Agree re: spin-on filter. That was a nice feature. Oils in the diffs when I changed them were very clean but then again... I did not tow and the engine was w/o turbo.
 
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I owned a 2003 Forester up until 2014 at 180K miles and then gave it to my son. He still has the car although he does not drive as much as I did. A couple of repair or maintenance items were experienced with the Forester at about the miles of the one you are considering buying. At 160K miles the head gasket went and was replaced by the dealer who did all of the service on the car except for oil changes, which I did myself after the warranty period passed. At 170K the rear wheel bearings were replaced and at 210K the exhaust including catalytic converter were replaced. These repairs were necessary due to the bearings wearing out and exhaust leaks. Being in the rust belt may well have contributed to the last two items. Overall, we think the Forester is a solid car that does many things very well. I only highlight the bigger repair items that occurred after 150K. Based on my years of ownership of the vehicle, I consider it a solid, durable, and safe car. The one you are considering is getting on in years, so I agree with other replies that maintenance and repairs should probably be expected, maybe more or less along the lines of what I outlined above. And, also to agree with others, having access to the car's maintenance history would be a big plus.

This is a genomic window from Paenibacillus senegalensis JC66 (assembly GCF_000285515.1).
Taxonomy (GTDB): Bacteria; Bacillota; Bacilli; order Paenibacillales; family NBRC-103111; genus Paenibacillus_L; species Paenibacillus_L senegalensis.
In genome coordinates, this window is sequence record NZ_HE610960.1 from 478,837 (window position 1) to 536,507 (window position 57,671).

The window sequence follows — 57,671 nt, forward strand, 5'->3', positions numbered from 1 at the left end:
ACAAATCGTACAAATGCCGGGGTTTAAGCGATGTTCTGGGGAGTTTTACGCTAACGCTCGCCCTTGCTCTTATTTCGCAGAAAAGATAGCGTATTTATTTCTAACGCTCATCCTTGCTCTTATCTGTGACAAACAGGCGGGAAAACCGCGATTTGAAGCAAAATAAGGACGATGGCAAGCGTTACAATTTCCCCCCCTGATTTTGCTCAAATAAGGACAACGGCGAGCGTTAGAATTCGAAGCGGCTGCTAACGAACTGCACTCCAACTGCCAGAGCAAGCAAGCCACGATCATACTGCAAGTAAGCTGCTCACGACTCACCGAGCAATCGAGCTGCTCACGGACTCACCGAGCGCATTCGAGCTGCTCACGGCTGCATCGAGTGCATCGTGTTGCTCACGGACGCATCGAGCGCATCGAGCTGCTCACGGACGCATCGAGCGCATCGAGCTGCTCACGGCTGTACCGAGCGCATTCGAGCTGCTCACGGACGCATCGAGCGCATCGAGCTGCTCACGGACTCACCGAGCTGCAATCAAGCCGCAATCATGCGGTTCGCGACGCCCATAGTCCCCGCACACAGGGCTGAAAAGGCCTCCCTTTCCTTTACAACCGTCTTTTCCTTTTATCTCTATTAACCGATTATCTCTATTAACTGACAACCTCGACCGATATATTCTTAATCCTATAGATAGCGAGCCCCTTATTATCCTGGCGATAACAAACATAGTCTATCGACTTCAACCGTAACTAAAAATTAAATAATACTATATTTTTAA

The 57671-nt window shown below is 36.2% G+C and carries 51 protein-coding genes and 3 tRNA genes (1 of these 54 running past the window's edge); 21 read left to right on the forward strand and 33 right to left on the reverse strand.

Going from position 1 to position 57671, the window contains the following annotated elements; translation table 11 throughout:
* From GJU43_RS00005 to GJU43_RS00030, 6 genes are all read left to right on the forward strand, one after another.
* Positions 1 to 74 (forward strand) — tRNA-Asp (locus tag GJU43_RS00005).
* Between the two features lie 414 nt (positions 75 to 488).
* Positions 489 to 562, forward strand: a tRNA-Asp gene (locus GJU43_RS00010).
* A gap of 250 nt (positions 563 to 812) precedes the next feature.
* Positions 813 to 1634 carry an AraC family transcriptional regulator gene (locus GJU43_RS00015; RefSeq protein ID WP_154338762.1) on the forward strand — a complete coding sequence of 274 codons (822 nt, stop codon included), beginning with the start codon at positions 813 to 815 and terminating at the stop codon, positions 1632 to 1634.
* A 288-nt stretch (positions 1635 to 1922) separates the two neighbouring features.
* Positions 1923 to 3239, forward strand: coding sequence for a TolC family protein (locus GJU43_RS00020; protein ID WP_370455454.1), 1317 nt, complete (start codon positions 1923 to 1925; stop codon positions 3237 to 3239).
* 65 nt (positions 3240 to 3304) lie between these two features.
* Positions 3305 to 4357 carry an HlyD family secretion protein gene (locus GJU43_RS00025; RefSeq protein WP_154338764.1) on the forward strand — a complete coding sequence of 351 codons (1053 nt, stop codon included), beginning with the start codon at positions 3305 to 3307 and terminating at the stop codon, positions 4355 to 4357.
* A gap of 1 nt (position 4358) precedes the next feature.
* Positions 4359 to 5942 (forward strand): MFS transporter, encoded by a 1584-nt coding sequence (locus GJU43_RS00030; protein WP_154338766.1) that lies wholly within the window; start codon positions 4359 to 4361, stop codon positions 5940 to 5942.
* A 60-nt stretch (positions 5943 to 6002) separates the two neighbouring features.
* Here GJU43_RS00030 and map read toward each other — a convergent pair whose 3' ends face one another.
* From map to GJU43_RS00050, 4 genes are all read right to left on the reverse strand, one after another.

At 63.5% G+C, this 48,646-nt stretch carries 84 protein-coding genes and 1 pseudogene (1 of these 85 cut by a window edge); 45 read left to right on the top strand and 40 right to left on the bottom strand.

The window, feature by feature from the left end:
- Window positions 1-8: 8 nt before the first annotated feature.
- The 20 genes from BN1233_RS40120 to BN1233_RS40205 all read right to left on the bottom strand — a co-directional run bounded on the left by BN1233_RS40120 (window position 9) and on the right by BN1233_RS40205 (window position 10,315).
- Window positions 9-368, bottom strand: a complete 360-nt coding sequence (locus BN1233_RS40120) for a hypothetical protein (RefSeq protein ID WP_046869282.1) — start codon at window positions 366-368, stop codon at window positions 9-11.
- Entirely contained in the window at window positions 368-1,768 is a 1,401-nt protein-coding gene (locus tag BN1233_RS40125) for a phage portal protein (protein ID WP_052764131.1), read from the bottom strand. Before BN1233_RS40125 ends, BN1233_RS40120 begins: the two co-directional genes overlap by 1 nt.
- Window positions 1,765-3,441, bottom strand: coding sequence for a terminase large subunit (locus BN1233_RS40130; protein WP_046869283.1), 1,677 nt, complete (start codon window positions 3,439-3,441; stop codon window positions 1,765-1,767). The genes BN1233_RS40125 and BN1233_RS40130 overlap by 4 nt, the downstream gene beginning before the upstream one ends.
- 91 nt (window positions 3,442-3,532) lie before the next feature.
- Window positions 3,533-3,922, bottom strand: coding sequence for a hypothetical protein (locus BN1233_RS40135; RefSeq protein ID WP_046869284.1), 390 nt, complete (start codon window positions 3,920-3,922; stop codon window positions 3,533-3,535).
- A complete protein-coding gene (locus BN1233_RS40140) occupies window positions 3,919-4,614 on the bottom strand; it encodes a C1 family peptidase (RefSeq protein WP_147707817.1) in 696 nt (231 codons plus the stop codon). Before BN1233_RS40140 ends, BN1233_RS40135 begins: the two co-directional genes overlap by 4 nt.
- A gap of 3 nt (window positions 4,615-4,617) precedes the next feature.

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Man, the Subaru fans came out in force with with my comment – claim down y'all, I didn't kick your dog. I think Hondas have weak autos, as well. And I've still owned several and still recommend them, same as Subaru. They are good cars, but they aren't indestructible tanks... I used to do a lot of racing (import) and have a seen plenty Subarus [censored] the bed.
 
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I've always heard great things about the 4EAT. I have been looking at the older Foresters - along with newer ones and crosstrek. I just can't justify what the used ones are going for.
 

JTK

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Foresters are nice. I agree with the above in that overall they are solid, durable, safe and great for snowy climates or light off pavement use. They do have lots more parts than your average similar vehicle of FWD only flavor. More CV axles, more prop shafts, gear boxes, two cylinder heads, etc..etc. My family has owned Subarus (and lots of others) since the late 1980s. If you're not a DIY car guy, I would avoid an older, high mileage one.
 
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How hard is it to do head gaskets on a Forester with a 2.5? Does the engine have to come out? I don't quite want to buy new, but I don't want to get myself into a disaster I can't fix. But I do want one of these.